By Ox Drover
Sometimes former victims of psychopaths have voiced to me that they just want others to know that the psychopath was not the victim, but the abuser. Former victims are frustrated that others don’t recognize someone is an abuser. Many times the actual victim has instead been painted by the real abuser as the “bad guy.”
I remember reading a letter from my psychopathic son from his prison cell who told me in the letter he knew that I had to be the one who was “wrong” because he got along with everyone in the family circle and I got along with no one, so therefore I had to be the one “in the wrong.”
Well, democratically voting on something does not make something “right,” it only means that something is “popular”—but not necessarily right. Back in the days when everyone thought the world was flat, and Columbus was about the only one that thought it was “round,” popular opinion did not change the shape of the earth! While in this country we are proud of our democratic system of government, voting on something is not always the most “fair” way to pick a choice. Sometimes “democracy” is like two wolves and a sheep voting on what to have for dinner tonight! The bad guys gang up on the weaker ones and take advantage, but that doesn’t make it “fair” or right.
One of the most frequent ploys of the psychopathic abuser is to initiate what is frequently referred to as “the smear campaign.” This may actually start behind the victim’s back while there is active victimization going on between the abuser and the victim, or it may start after the victim has either escaped or been discarded by the psychopath. The psychopath starts to talk badly about the victim to others in their circle, to destroy the credibility of the victim so that if and when the victim starts to talk about him/her to others, they are viewed as the scorned lover or business partner spreading hateful rumors, when in fact, just the opposite is true.
Unfortunately, many times by the time the actual victim realizes that the lies have been spread about them, the damage is done and there is no effective way to counter the damage done by the abuser and their duped accomplices. Many times these accomplices of the abuser are actually unaware that they are accomplices, and are acting in good faith to “protect” what they perceive as a “victim” from the person they now consider an abuser.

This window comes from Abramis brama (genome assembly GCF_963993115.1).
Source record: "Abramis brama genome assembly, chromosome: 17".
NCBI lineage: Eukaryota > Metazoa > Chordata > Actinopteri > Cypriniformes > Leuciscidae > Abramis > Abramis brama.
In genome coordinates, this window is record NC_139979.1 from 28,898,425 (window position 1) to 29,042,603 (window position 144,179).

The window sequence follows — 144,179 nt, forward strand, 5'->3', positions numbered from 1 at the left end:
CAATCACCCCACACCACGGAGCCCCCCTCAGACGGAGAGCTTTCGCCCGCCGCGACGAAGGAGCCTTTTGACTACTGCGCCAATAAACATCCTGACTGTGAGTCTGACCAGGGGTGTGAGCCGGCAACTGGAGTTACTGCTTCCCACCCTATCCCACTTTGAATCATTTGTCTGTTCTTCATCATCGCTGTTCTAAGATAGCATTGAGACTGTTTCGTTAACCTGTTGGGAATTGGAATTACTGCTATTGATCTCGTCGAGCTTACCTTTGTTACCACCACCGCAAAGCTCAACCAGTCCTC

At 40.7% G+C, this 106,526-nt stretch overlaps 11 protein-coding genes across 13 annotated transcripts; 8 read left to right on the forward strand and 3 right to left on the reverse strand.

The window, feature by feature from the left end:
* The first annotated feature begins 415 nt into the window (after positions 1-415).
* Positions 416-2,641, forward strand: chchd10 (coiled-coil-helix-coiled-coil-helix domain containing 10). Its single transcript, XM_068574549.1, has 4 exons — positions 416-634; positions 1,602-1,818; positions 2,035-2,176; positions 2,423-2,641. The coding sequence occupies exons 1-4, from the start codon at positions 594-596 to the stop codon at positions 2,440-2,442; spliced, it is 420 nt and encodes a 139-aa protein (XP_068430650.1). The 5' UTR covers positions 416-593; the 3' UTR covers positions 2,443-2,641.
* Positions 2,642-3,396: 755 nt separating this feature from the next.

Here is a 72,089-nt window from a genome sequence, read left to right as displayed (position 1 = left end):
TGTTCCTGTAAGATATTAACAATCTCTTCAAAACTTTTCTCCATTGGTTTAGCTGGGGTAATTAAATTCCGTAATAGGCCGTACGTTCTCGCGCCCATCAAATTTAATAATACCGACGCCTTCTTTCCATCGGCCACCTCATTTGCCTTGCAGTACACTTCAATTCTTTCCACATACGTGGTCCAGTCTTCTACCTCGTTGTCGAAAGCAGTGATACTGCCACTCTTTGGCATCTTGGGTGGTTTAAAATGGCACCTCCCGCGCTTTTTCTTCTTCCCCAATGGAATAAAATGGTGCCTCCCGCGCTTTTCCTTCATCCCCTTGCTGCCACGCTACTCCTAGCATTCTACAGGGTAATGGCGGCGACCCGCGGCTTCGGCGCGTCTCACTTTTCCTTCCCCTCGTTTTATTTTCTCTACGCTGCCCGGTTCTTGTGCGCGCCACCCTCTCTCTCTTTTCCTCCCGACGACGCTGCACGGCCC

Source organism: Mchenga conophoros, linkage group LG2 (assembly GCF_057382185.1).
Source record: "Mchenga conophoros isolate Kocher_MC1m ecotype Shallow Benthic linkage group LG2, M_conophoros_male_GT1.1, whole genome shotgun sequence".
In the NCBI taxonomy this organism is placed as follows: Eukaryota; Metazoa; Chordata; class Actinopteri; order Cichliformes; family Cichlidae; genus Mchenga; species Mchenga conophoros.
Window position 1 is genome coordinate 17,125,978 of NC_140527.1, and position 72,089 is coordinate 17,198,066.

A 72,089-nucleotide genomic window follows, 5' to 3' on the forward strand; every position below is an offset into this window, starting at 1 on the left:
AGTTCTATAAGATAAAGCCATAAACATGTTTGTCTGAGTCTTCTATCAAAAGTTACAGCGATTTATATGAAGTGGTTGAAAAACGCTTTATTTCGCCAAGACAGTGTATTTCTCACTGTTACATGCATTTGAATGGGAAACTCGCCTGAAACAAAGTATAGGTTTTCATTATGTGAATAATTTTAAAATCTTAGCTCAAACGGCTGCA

The abuser/psychopath recruits as many of these unsuspecting accomplices as possible so that the “consensus” of opinion is that “all these people can’t be wrong.” The sheer numbers of supporters that a psychopath can sometimes recruit is unbelievable. The “gang mentality” takes over sometimes, and the poor legitimate victim is victimized again by having their reputation besmirched. Sometimes they lose their livelihoods, as well as their self-esteem and self-confidence.
Our reputation is important to most of us, and our self-confidence is also important to us, and the strength of an attack from not only the psychopathic adversary, but their dupes and accomplices as well, can destroy that reputation and self-confidence. Sometimes it destroys lives.
In order to survive this attack, we must first understand that “might (and numbers) does not make right.” We must also understand that we can validate the truth, and that our own validation of that truth may be the only validation that we can obtain. We may not be able to convince “others” that we were not the abuser; we may not be able to publicly verify that we were the one who suffered unjustly. We may not be able to prove in a court of law that we were the victims of a psychopath. We may have to raise our heads and to walk away from the situation, emotionally wounded and bleeding, while we see our abuser “skip off merrily into the sunset,” apparently none the worse for wear.
Life isn’t always “fair” and many times those who most deserve justice seem to get the least of it, but we can achieve closure within ourselves. We can find validation of our own personal truths, and no matter what the “vote” is, it doesn’t change that truth. It can be enough to sustain us.